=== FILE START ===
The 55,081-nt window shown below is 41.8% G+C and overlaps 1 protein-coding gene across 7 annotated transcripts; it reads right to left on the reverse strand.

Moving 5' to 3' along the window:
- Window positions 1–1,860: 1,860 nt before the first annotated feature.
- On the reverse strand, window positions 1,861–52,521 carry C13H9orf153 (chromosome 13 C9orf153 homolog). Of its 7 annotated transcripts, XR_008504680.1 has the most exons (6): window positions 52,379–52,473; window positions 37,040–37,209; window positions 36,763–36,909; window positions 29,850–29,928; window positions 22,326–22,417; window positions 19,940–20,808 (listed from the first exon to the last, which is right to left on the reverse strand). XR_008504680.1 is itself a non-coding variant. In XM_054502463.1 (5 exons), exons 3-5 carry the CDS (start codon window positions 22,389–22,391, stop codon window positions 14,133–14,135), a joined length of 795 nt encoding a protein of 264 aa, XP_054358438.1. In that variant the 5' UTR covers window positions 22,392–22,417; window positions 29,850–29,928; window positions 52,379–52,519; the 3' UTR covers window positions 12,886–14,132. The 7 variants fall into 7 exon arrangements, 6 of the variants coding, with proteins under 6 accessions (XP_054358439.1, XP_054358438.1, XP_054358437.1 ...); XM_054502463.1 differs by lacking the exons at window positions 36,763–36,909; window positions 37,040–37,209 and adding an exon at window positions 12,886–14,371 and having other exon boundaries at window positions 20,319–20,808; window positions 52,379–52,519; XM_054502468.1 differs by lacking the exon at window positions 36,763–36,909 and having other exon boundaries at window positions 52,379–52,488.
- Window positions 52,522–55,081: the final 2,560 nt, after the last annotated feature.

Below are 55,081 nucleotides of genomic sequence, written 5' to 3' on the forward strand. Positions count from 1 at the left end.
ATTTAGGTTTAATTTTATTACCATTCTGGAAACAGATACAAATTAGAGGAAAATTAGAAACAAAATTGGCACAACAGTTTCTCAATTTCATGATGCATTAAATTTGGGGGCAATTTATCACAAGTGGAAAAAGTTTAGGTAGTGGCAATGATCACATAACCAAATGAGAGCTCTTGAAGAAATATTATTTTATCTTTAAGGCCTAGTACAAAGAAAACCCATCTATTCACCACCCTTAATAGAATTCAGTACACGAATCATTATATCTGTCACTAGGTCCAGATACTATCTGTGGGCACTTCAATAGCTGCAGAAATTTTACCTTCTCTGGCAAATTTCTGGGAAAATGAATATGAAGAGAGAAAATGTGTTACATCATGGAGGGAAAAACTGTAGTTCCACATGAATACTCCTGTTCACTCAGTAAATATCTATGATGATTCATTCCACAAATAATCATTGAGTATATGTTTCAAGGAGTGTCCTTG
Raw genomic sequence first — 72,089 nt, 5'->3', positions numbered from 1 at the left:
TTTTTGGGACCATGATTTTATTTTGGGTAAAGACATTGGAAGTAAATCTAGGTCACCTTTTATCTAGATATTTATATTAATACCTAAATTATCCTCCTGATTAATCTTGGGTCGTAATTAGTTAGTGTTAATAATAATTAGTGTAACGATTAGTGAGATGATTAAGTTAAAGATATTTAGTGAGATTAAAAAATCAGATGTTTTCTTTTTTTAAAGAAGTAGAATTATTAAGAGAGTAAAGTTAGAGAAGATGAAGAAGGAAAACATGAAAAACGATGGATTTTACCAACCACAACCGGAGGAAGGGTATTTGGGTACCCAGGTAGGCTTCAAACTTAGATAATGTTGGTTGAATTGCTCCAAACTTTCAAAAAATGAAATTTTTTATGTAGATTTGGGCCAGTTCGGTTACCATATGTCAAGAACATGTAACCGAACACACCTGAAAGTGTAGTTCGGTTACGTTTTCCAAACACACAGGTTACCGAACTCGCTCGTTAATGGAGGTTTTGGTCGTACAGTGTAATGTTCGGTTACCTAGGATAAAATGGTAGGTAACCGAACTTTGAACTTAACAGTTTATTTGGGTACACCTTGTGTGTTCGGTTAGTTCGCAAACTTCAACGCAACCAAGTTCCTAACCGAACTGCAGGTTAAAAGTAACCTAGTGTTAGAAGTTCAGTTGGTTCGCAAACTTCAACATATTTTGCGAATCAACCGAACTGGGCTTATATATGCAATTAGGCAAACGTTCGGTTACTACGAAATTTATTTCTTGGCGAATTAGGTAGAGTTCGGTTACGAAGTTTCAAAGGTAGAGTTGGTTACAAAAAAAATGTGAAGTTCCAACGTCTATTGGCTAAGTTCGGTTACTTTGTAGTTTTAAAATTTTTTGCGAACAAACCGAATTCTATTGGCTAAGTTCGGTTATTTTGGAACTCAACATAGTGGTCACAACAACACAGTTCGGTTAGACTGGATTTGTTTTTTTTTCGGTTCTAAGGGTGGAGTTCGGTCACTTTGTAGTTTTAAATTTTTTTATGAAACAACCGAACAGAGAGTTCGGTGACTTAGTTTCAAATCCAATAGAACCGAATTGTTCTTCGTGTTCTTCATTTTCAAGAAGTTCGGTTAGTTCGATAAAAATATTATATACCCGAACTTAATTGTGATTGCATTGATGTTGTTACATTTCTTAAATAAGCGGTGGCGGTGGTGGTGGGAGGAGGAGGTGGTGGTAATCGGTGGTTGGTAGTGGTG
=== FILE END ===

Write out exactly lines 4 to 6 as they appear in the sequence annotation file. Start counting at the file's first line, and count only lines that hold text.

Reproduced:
- On the reverse strand, window positions 1,861–52,521 carry C13H9orf153 (chromosome 13 C9orf153 homolog). Of its 7 annotated transcripts, XR_008504680.1 has the most exons (6): window positions 52,379–52,473; window positions 37,040–37,209; window positions 36,763–36,909; window positions 29,850–29,928; window positions 22,326–22,417; window positions 19,940–20,808 (listed from the first exon to the last, which is right to left on the reverse strand). XR_008504680.1 is itself a non-coding variant. In XM_054502463.1 (5 exons), exons 3-5 carry the CDS (start codon window positions 22,389–22,391, stop codon window positions 14,133–14,135), a joined length of 795 nt encoding a protein of 264 aa, XP_054358438.1. In that variant the 5' UTR covers window positions 22,392–22,417; window positions 29,850–29,928; window positions 52,379–52,519; the 3' UTR covers window positions 12,886–14,132. The 7 variants fall into 7 exon arrangements, 6 of the variants coding, with proteins under 6 accessions (XP_054358439.1, XP_054358438.1, XP_054358437.1 ...); XM_054502463.1 differs by lacking the exons at window positions 36,763–36,909; window positions 37,040–37,209 and adding an exon at window positions 12,886–14,371 and having other exon boundaries at window positions 20,319–20,808; window positions 52,379–52,519; XM_054502468.1 differs by lacking the exon at window positions 36,763–36,909 and having other exon boundaries at window positions 52,379–52,488.
- Window positions 52,522–55,081: the final 2,560 nt, after the last annotated feature.

Below are 55,081 nucleotides of genomic sequence, written 5' to 3' on the forward strand. Positions count from 1 at the left end.